Additional Supporting Information may be found in the online version of this article.

CYTO_22093_sm_SuppFig1.jpg3035KSupplemental Figure 1: Comparison of SPKLS profiles on different flow cytometers, demonstrating how key parameters used for hematopoietic stem cell identification and isolation by flow cytometry appears visually on different machines. No FSC / SSC gate is needed as dead cells and erythrocytes are excluded by the SP gate. Hoechst Red and Hoechst Blue parameters are examined first, and the voltages adjusted to place the majority of the cells in the upper right quadrant, allowing the SP cells to be central to the plot. The Hoechst-red parameter also reveals propidium iodide staining, so dead cells can be excluded on this plot (they line up against the right side), as well as red blood cells (no Hoechst stain, so lower left corner), by drawing a rectangular gate. The SP can then be identified, as gated. In normal mouse bone marrow, an appropriately stained and gated SP will comprise around 0.01 to 0.3% of the live cell gate. The SP cells are then displayed for their lineage-marker profile in a histogram (the lineages markers being a cocktail of lineage-specific antibodies). The lineage-negative cells (usually around 85% of the SP) are then gated to a Sca-1 versus c-Kit plot with the double-positive population here taken to finally identify HSCs with the phenotype SP+ / Lineage- / Sca-1+ / c-Kit+ or SPKLS. If the SP has only a much lower percentage of Lineage-c-Kit+Sca-1+ cells than shown here, the Hoechst staining is likely to be poor.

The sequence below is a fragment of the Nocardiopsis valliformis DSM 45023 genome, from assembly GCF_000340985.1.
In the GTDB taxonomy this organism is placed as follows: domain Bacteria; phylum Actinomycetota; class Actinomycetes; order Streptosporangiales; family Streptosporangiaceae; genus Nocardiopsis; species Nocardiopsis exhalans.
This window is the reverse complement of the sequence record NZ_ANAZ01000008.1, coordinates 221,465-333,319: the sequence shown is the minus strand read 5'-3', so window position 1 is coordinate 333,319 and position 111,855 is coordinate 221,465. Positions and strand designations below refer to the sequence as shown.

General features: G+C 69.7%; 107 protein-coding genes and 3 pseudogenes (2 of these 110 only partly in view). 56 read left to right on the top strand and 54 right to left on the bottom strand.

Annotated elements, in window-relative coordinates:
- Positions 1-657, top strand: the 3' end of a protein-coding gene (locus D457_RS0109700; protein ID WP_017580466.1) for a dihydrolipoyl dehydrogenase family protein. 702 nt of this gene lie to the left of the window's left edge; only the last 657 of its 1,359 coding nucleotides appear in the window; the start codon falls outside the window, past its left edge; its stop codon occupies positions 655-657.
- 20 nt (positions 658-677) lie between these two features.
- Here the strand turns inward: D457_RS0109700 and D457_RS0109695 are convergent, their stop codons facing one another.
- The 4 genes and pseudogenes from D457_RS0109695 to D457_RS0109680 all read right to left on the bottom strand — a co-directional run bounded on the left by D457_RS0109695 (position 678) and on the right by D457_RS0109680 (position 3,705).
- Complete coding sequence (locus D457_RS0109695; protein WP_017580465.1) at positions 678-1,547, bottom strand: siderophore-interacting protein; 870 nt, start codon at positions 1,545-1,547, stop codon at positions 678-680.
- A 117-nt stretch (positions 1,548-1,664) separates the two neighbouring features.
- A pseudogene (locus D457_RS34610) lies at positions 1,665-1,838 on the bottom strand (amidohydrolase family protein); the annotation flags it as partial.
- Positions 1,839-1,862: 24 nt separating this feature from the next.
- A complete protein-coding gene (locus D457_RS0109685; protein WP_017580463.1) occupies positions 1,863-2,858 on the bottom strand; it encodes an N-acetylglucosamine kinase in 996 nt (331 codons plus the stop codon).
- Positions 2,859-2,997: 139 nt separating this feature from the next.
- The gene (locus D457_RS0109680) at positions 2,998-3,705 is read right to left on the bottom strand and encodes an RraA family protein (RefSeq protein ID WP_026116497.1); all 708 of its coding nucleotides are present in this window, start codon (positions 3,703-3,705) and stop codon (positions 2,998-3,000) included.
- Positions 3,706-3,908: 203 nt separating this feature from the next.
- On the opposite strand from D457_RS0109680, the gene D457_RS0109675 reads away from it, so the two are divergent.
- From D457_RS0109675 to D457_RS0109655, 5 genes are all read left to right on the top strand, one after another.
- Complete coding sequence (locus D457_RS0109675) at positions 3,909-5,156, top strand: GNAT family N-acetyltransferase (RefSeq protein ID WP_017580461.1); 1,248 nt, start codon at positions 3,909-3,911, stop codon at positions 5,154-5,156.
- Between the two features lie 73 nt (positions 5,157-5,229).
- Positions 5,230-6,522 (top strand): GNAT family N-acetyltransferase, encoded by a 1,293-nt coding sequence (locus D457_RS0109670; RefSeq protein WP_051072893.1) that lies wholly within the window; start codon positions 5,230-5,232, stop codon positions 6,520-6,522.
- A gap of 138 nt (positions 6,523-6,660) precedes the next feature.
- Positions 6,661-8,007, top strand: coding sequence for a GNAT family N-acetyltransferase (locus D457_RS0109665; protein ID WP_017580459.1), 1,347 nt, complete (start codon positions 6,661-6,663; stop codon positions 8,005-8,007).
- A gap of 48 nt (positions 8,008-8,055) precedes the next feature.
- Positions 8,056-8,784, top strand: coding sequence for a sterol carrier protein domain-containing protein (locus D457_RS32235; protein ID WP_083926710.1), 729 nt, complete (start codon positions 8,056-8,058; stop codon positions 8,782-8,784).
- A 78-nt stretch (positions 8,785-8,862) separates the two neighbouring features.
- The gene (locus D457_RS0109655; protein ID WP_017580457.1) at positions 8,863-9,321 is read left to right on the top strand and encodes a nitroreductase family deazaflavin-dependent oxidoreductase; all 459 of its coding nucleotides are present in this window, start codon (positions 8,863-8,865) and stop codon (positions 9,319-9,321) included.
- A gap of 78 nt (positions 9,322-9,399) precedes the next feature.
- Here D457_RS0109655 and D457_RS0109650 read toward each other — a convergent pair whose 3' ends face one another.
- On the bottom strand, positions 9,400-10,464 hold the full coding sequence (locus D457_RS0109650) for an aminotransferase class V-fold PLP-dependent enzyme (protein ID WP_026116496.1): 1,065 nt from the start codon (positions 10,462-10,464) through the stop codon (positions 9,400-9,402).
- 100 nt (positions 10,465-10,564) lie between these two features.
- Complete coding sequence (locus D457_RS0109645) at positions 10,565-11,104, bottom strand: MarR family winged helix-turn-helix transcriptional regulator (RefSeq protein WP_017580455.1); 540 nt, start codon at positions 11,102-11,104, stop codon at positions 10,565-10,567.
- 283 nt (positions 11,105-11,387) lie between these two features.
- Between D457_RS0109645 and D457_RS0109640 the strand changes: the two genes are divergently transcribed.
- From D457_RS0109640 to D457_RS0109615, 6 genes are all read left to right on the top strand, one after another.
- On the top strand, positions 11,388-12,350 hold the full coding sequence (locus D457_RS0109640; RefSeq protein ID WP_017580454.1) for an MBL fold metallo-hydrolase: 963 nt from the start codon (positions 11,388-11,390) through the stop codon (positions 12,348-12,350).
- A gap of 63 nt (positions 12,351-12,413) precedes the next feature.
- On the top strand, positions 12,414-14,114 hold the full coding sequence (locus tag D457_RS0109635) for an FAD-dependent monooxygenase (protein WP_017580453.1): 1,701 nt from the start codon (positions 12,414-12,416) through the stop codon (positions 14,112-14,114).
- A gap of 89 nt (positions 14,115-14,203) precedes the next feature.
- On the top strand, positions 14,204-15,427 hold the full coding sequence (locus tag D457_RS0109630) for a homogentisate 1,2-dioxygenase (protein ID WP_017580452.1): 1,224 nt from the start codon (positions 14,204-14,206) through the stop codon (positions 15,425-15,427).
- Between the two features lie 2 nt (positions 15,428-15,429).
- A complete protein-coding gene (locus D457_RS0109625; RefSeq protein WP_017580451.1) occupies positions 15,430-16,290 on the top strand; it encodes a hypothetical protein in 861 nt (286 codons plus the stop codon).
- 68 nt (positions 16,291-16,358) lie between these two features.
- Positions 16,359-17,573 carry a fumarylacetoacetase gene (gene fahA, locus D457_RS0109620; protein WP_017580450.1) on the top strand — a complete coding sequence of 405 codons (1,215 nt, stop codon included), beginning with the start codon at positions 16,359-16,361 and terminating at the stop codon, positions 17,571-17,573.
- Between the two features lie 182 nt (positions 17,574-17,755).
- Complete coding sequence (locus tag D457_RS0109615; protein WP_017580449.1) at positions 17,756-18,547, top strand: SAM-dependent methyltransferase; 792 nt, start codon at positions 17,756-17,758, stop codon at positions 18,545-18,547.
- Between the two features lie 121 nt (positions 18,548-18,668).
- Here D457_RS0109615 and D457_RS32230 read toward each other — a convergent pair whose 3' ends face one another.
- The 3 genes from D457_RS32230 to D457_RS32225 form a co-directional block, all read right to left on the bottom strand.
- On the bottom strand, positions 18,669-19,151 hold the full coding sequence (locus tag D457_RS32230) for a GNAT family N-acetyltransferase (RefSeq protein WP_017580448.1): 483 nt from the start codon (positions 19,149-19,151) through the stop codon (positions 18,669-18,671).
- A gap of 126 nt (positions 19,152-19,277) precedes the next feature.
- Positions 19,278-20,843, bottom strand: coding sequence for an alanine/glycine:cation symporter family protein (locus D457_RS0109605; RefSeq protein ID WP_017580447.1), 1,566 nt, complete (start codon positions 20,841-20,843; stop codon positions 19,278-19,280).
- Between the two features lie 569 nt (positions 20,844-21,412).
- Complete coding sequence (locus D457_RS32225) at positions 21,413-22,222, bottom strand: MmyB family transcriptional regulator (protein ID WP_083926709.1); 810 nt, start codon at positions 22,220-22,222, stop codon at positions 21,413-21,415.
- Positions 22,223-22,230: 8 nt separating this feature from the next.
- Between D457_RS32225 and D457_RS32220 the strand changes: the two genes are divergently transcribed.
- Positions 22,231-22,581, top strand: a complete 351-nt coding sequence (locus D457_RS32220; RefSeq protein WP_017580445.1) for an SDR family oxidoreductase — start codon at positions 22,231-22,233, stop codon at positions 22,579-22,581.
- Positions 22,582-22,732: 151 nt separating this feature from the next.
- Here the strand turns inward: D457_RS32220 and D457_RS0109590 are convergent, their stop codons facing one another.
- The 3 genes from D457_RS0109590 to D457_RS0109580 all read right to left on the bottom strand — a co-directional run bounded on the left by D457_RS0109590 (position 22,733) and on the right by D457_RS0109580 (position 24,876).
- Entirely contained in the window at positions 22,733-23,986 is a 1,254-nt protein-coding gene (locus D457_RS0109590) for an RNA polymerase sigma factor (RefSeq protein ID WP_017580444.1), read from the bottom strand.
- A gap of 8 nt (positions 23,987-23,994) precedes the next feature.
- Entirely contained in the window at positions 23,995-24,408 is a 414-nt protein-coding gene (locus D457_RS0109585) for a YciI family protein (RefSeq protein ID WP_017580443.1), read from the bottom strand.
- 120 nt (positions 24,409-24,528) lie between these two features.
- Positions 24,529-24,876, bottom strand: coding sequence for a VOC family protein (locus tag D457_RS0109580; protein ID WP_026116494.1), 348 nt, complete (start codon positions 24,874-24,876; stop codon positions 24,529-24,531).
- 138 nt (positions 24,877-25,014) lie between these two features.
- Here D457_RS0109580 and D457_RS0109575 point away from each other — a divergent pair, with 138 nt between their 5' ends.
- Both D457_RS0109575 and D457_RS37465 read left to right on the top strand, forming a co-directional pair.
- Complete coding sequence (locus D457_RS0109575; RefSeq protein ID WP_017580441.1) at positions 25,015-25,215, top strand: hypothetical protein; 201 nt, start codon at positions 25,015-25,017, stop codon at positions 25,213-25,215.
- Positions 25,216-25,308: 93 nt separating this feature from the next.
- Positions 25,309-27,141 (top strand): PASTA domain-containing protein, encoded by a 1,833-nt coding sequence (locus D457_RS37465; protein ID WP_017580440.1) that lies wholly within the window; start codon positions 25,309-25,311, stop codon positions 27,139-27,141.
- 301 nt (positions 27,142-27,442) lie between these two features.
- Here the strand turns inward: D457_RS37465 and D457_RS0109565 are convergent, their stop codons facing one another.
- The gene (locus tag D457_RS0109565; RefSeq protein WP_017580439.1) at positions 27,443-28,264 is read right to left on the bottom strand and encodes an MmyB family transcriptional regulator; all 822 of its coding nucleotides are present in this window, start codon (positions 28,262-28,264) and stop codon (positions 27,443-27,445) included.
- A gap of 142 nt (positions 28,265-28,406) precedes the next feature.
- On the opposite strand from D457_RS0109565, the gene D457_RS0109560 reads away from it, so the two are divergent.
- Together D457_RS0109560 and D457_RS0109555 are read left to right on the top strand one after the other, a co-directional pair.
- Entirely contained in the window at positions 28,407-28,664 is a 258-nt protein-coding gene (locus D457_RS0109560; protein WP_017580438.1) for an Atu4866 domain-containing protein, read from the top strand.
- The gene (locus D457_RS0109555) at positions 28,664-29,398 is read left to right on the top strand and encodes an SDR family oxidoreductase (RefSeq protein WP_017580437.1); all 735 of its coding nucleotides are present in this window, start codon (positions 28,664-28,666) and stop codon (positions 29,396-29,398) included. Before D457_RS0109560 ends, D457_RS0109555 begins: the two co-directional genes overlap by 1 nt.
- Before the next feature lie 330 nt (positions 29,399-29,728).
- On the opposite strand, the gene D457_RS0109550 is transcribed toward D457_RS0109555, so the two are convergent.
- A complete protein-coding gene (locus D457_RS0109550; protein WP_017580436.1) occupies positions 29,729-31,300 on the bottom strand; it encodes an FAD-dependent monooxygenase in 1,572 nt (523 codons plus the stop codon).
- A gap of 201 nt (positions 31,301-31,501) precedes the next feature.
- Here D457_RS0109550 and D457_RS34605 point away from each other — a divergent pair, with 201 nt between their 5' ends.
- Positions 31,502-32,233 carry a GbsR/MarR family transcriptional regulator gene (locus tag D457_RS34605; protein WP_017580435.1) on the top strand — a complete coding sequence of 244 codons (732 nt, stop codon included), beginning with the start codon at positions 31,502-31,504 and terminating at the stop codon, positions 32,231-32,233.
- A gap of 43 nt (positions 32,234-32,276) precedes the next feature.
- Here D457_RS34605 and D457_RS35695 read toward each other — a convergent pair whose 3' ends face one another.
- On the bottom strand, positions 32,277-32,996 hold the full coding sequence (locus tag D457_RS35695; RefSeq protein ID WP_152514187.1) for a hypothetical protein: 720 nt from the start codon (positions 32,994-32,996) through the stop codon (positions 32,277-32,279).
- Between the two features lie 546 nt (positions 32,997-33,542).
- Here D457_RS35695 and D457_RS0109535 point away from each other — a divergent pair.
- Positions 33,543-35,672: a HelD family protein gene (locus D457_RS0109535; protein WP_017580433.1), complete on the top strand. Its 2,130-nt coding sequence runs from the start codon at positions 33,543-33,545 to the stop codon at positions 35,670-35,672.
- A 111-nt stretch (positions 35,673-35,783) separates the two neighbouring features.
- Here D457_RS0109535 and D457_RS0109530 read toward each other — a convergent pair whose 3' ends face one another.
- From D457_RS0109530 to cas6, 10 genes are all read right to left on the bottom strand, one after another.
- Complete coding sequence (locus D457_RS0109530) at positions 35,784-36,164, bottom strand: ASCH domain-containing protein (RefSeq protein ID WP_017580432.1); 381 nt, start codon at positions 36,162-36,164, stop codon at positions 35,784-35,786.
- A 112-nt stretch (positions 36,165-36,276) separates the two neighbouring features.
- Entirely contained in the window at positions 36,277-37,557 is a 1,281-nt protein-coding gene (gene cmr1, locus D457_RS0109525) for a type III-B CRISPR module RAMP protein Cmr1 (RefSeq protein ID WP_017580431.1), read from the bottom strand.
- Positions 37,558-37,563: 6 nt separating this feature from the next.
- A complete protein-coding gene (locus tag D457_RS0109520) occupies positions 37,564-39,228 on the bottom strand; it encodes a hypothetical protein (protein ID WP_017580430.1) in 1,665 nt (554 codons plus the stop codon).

CYTO_22093_sm_SuppFig2.tif1141KSupplemental Figure 2: SPKLS cells from 4 month and 24 moth old mice showed heterogeneous CD150 staining. The SPKLS CD150+ (red) and CD150- (green) cells were backgated to the SP plot. The CD150+ cells were localized to the “SP tip” and the CD150- cells were localized to the “SP top”.
CYTO_22093_sm_SuppTab1.doc101KSupporting Information Table 1

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